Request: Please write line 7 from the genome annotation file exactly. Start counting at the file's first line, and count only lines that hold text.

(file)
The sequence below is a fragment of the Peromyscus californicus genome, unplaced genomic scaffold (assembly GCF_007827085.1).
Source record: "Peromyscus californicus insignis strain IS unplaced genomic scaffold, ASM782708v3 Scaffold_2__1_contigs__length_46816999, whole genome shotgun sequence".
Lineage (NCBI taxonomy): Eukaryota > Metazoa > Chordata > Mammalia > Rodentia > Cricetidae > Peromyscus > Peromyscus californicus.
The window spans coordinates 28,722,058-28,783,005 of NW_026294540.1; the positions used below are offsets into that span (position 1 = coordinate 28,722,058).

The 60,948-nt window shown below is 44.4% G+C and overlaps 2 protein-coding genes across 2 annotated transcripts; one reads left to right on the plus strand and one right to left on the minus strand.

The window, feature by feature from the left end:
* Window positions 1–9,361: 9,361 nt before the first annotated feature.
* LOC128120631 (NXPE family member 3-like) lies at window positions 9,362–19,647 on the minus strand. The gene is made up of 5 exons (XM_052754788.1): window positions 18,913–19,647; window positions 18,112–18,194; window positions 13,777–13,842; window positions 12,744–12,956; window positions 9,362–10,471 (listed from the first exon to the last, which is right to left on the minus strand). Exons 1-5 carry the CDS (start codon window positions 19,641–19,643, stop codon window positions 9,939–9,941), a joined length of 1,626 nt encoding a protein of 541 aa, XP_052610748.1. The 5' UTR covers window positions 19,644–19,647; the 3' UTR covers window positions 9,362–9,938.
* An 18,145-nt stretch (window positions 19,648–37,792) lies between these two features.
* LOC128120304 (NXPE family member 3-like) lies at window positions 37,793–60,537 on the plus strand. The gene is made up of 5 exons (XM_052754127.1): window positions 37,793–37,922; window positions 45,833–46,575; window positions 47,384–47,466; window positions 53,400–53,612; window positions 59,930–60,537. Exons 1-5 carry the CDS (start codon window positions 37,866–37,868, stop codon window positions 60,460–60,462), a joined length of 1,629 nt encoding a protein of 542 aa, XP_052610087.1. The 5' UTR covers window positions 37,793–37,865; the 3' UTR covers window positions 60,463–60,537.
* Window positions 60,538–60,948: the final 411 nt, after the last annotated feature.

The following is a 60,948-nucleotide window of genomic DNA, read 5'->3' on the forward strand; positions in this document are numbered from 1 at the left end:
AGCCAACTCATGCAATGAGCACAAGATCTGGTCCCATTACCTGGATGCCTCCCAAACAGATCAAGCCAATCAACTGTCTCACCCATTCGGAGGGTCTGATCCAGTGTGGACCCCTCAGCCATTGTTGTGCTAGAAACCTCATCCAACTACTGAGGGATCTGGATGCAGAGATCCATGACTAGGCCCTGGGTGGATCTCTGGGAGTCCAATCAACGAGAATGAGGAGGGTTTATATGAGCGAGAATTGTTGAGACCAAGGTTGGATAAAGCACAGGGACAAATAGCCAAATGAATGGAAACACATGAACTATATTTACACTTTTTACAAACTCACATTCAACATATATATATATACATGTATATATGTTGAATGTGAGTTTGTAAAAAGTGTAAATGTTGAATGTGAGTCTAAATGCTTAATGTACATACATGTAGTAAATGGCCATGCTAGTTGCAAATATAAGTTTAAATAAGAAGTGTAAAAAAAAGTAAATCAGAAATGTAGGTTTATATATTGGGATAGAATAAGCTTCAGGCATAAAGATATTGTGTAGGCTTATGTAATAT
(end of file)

* Window positions 1–9,361: 9,361 nt before the first annotated feature.